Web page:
Emilio Jacinto was a Filipino General during the Philippine Revolution. He was one of the highest-ranking officers in the Philippine Revolution and was one of the highest-ranking officers of the revolutionary society Kataas-taasan, Kagalang-galang na Katipunan ng mga Anak ng Bayan, or simply and more popularly called Katipunan, being a member of its Supreme Council. He was elected Secretary of State for the Haring Bayang Katagalugan, a revolutionary government established during the outbreak of hostilities. He is popularly known in Philippine history textbooks as the Brains of the Katipunan while some contend he should be rightfully recognized as the "Brains of the Revolution". Jacinto was present in the so-called Cry of Pugad Lawin with Andrés Bonifacio, the Supremo of the Katipunan, and others of its members which signaled the start of the Revolution against the Spanish colonial government in the islands.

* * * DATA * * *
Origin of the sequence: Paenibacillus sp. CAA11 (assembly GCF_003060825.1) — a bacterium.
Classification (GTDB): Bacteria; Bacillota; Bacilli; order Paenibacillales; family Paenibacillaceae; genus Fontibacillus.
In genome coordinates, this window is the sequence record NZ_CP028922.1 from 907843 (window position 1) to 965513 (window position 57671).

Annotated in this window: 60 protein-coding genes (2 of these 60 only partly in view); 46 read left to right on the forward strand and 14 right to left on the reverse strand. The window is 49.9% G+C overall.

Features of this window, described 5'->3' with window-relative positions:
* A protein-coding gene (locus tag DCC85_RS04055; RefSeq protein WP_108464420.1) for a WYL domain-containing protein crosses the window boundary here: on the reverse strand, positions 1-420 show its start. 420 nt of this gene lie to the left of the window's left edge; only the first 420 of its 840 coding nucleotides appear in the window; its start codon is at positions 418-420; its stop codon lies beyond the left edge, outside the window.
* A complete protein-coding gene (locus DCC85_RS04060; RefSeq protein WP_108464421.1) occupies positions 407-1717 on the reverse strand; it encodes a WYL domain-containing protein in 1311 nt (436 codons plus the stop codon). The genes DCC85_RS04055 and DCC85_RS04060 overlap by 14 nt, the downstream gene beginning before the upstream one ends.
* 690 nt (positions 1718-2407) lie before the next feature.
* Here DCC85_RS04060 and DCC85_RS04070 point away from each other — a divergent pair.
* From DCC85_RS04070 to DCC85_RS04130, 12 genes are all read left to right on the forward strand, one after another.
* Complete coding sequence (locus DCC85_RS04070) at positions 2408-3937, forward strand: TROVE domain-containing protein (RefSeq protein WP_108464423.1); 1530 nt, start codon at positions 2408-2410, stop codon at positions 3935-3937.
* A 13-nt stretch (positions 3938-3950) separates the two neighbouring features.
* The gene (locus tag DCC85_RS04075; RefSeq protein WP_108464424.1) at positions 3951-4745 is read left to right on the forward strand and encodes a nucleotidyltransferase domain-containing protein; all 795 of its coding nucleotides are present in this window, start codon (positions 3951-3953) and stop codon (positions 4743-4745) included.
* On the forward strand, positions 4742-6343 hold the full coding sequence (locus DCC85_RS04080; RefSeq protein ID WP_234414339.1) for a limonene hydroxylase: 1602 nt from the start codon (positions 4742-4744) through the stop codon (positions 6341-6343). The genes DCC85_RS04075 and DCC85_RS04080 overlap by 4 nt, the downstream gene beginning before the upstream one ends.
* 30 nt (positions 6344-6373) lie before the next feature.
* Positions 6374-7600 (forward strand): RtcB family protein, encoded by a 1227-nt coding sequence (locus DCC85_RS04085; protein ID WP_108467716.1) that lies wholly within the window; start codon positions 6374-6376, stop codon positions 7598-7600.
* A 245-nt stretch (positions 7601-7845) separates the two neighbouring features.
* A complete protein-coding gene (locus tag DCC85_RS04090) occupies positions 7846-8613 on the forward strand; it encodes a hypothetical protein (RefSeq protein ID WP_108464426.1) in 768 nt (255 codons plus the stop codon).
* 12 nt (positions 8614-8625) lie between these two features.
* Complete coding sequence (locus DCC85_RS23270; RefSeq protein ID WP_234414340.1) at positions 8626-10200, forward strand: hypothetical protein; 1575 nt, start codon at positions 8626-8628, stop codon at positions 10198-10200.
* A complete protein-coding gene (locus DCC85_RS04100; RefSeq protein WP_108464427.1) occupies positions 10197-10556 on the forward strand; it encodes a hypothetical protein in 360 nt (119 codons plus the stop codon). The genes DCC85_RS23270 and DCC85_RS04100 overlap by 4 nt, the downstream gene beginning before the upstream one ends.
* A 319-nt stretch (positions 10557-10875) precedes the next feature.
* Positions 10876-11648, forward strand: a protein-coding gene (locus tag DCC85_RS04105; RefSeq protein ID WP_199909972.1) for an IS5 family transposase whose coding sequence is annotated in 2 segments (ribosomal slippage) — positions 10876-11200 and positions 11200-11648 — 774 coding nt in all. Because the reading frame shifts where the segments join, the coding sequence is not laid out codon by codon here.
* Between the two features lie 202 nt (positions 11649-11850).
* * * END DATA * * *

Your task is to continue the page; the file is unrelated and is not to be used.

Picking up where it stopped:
Marcelo H. del Pilar Filipino writer, lawyer, and journalist

Marcelo Hilario del Pilar y Gatmaitán, commonly known as Marcelo H. del Pilar and also known by his pen name Plaridel, was a Filipino writer, lawyer, journalist, and freemason. Del Pilar, along with José Rizal and Graciano López Jaena, became known as the leaders of the Reform Movement in Spain.

<i>Ilustración Filipina</i>

Ilustración Filipina was a Spanish language magazine published in the Philippines, that was founded on March 1, 1859, and ran until December 15, 1860.

<i>La Ilustración Filipina</i>

La Ilustración Filipina was a Spanish language newspaper published in Manila, Philippines, that ran during the last decade of the Spanish colonial era, and at times during the Philippine Revolution and the beginning of the 20th century under U.S. rule.

General Vicente Álvarez was a Zamboangueño revolutionary general who led the revolution in Zamboanga which forced the surrender of the last Spanish Governor-General of the Philippines, Diego de los Rios, effectively ending the Spanish occupation in the Philippines.